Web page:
Using a Black Light
Designed to display a different type of color spectrum, a black light will highlight fluorescence. With a real diamond one can expect to see a good amount of blue hue. With a fake diamond the coloring will be more of a green or yellow tinge instead. That said, there have been plenty of exceptions to both categories, so black light testing is only an indicator, not a serious measurement.
Examine the Mount
When a diamond has been placed in a setting it’s usually matched with a high end metal or similar. With a real diamond of worth one should expect to see a mount of expensive, precious metal used such as white or yellow gold, platinum and similar as well as additional accents with smaller precious stones. If a mount appears with cheaper metal, that tends to be a major giveaway sign.
Many manufacturers use stamps and hallmarks on their stones and jewellery to identify manufacturing and by whom. Fake stones will frequently have a microscopic stamp on them if produced by a reputable manufacturer. The mount metal used will also have stamped or engravings identifying the quality of the metal in terms of karat and numeric codes for metal identification.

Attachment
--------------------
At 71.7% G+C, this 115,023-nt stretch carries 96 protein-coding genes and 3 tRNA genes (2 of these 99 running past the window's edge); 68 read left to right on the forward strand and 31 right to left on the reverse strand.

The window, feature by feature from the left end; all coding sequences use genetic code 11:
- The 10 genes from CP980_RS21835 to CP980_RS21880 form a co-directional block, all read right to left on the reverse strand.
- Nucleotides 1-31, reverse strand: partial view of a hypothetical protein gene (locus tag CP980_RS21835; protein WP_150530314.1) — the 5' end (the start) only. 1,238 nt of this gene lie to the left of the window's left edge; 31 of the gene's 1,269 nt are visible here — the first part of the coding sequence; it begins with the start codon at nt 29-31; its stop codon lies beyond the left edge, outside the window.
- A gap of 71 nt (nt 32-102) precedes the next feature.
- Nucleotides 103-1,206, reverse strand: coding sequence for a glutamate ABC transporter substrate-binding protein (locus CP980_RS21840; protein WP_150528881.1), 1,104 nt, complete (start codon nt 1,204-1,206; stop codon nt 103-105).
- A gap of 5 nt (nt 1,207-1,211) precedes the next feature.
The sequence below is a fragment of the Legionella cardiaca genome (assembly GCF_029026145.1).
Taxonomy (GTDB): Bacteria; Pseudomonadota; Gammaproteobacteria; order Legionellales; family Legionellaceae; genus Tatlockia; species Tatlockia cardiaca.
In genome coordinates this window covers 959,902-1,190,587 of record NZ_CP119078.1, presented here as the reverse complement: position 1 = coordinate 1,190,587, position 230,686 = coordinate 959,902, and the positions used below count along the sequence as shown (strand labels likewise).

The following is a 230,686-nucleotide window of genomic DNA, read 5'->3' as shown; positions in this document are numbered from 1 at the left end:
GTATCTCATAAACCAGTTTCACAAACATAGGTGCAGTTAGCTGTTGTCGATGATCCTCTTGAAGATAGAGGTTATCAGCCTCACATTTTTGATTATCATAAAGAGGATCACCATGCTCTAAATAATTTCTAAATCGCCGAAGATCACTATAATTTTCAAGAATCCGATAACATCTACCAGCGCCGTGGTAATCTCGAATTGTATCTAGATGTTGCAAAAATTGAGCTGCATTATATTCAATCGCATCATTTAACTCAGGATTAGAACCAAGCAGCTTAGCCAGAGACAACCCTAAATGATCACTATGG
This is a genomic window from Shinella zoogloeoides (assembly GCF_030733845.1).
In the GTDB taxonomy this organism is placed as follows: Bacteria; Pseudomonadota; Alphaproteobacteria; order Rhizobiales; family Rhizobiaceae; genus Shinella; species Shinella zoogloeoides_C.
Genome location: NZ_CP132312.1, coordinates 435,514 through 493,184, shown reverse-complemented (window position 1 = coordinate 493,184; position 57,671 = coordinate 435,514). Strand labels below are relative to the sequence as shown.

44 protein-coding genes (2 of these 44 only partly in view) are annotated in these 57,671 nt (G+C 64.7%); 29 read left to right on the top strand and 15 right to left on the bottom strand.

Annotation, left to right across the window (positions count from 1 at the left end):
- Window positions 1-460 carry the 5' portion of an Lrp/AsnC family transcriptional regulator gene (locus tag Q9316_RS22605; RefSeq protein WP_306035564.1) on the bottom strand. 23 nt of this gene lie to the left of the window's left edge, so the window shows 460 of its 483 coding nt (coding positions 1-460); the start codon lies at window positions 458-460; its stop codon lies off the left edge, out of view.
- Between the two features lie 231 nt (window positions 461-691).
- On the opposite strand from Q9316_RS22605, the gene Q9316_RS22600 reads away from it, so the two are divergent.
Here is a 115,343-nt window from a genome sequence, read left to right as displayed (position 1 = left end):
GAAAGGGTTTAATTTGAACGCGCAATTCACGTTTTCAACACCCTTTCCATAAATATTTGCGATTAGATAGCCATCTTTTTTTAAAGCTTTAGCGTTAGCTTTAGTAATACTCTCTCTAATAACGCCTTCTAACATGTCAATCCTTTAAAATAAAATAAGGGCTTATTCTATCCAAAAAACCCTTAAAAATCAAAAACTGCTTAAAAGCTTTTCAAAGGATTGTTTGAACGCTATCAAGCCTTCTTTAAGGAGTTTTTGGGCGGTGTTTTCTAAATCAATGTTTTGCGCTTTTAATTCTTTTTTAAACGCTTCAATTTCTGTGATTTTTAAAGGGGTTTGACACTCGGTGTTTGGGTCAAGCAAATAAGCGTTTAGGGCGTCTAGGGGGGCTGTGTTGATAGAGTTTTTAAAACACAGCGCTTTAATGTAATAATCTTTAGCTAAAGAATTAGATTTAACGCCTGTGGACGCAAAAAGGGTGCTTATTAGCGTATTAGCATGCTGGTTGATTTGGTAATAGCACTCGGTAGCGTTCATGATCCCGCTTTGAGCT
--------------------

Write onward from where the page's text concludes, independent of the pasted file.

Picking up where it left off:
Most consumers will probably never be able to apply this test because it is destructive in nature. However, real diamonds can be heated without any issue. Fake diamonds, on the other hand, will shatter. The process involves heating up the diamond with flame or hit for about 40 seconds or so and then immediately dropping it into a container of cold water. The physics of rapid cooling causes contraction which happens too fast for inferior materials, and they break or warp. Diamonds being much harder and dense, don’t have this issue.
The Refraction Test